"'Mod' is a shorter word for 'young, beautiful and stupid'—we've all been there."
The seriously underlooked film Quadrophenia—based on The Who's 1973 "rock opera" concept album—mirrors the anti-establishment youth who populate it by being argumentative of form. One might call it the anti-West Side Story, retaining that musical's gang affiliations, violent outbursts born of adolescent inner turmoil, and perhaps even the implication of transcendent spirituality, but standing outside of the contexts of sentimental romance and lavish melodrama. In his liner notes for the Criterion Collection's edition of the film, Howard Hampton calls Quadrophenia "the anti-Tommy" for its embrace of gritty, grotty realism over psychedelic flights of fancy. Certainly, one might call Quadrophenia an anti-musical that, despite its song-cycle source, almost perversely keeps The Who's music recessive rather than putting it in the mouths of the story's characters.
And Franc Roddam's film is all the more brilliant for this seemingly counter-intuitive approach. Positively ethnographic, Quadrophenia closely follows disaffected teenage anti-hero Jimmy Cooper (Phil Daniels, exuding fierce discomfort) as a means to the end of understanding the youth culture of early-1960s London. The Who provides the soundtrack of his life in ways both literal—Jimmy watches the band on Ready, Steady, Go! (as his father bothersomely heckles)—and figurative, as a musical projection of his inner life (notably in the resolving use of "Love, Reign o'er Me"). Jimmy may play a game of pinball, but he's no Tommy: he's keenly connected to his social vexation, meeting it with equal parts whimsical snark and querulous anger. Reacting strongly to the bourgeois values he encounters at home with Mr. and Mrs. Cooper (Michael Elphick and Kate Williams) and at work (the advertising firm where Jimmy delivers the post), the angry young man makes the mod scene wherever it's to be found.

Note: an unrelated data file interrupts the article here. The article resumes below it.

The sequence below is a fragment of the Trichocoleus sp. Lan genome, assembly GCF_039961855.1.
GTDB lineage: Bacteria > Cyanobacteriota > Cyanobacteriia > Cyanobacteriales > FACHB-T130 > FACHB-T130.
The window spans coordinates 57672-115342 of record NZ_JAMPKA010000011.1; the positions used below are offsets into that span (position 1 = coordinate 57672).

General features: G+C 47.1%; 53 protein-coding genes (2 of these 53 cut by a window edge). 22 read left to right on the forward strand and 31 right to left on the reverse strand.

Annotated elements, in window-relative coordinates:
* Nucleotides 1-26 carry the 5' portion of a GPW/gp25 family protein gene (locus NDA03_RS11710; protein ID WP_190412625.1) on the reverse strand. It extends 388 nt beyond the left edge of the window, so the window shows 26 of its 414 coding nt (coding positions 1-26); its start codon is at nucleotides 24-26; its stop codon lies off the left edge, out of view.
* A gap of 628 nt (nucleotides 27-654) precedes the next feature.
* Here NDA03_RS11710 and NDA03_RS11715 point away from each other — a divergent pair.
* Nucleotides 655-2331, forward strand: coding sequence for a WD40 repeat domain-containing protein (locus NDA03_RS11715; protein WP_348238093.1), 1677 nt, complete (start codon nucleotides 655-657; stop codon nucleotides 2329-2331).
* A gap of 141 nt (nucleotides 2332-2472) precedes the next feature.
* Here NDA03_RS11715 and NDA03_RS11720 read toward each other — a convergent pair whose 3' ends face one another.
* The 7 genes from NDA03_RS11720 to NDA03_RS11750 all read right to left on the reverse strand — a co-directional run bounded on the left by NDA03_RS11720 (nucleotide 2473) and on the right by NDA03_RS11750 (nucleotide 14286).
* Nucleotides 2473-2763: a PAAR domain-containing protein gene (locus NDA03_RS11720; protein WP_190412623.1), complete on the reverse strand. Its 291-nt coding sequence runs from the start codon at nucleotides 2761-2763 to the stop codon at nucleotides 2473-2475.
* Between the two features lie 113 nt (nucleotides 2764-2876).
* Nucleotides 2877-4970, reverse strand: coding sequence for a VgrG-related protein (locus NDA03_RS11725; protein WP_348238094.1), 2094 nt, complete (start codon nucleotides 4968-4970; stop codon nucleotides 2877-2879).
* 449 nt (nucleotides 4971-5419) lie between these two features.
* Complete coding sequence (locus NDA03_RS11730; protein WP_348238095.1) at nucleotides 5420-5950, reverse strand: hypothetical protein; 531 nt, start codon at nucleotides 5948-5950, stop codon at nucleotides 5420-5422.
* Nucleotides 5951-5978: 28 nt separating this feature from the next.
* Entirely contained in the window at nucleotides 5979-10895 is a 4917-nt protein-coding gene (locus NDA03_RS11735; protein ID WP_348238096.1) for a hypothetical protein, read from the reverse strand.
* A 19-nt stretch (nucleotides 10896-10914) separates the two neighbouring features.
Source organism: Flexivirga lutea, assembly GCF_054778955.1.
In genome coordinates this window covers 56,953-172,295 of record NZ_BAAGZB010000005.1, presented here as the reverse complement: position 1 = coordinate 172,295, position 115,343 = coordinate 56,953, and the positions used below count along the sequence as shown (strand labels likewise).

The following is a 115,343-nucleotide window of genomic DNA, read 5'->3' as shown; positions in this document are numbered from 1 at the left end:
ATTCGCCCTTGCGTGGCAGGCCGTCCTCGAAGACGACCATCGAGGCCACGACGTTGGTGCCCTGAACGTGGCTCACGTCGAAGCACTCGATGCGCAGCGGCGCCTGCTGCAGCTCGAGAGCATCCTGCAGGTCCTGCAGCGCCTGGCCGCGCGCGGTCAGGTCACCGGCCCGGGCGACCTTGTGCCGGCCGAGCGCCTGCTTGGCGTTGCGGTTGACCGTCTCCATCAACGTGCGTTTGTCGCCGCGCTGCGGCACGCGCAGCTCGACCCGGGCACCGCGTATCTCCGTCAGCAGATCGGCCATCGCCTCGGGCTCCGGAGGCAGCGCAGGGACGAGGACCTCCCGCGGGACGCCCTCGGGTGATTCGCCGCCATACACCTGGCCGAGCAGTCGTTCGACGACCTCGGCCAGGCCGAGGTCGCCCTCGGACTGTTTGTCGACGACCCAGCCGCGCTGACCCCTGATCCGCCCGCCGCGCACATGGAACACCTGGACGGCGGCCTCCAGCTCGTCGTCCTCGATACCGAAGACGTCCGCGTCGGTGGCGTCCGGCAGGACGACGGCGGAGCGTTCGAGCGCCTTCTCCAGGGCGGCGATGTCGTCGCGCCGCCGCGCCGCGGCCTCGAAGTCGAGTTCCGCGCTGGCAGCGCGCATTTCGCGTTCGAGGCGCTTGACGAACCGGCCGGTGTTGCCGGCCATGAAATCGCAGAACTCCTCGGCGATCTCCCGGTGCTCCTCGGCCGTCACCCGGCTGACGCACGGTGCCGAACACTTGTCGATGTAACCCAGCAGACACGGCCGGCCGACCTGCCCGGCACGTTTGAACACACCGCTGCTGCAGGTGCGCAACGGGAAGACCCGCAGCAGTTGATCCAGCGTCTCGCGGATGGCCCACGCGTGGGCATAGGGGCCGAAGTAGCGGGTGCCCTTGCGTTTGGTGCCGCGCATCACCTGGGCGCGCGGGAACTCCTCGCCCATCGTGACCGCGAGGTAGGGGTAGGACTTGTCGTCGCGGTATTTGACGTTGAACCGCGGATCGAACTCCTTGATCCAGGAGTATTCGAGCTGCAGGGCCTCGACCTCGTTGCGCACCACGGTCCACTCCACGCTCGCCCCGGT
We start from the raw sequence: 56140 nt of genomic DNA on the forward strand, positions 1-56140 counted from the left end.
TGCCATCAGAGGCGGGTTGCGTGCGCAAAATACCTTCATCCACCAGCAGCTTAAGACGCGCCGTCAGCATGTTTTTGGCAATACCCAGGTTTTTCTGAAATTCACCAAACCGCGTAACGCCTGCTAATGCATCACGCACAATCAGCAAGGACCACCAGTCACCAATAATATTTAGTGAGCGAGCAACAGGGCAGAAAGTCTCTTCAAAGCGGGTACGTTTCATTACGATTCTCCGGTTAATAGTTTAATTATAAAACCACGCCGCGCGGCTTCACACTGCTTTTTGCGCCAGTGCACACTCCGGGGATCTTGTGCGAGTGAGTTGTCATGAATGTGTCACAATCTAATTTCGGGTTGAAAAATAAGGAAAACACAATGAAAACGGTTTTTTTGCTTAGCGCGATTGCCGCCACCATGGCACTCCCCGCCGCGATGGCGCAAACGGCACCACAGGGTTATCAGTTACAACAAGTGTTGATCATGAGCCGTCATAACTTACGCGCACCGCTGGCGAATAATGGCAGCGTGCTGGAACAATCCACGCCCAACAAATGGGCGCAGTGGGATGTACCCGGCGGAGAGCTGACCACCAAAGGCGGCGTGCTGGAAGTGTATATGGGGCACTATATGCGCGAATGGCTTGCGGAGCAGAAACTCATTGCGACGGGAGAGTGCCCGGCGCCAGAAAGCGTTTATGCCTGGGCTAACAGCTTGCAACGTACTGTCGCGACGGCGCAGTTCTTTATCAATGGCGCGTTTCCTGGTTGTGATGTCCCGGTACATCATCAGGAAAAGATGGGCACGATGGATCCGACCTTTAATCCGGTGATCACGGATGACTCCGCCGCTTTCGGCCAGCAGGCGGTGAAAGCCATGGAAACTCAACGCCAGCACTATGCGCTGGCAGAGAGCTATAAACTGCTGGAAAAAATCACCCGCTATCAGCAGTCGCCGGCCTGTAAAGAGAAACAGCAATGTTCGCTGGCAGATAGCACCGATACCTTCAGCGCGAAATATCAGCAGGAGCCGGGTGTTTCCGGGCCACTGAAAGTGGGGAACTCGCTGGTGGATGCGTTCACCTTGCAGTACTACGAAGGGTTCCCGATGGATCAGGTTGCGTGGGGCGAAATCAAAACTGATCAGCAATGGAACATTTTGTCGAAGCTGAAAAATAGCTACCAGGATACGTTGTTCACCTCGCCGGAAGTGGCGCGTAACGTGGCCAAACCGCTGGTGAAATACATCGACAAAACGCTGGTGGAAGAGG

The generational ownership offered by "mod" culture, versus that of the rival "rockers," provides some common identity and a common enemy, albeit a senseless one. The film repeatedly pits the scooter-driving mods against the motorcycle-riding rockers, from a "Be-Bop-a-Lula"-vs.-"You Really Got Me" shouting match to the climactic battle royale alongside and on the beach in Brighton. The more rational enemy remains square society. The middle-aged ad execs who lord it over Jimmy, smoking as he vomits from a hangover, banter about a product they don't believe in but are employed to push on the public. Suburban life sets an undesirable standard. Mr. Cooper judges his son's behavior "not normal," to which Jimmy retorts, "What's normal, then?" Jimmy's "new normal" is anti-establishment rebellion, whether a commonplace retreat to in-my-room masturbation (observed by Roddam with blunt, and therefore provocative, candor, like the nudity and sex displayed elsewhere in the film) or criminal acting-out, like Jimmy's symbolic destruction, with his scooter, of front-yard plants and a pharmacy break-in that enables Jimmy's pill abuse.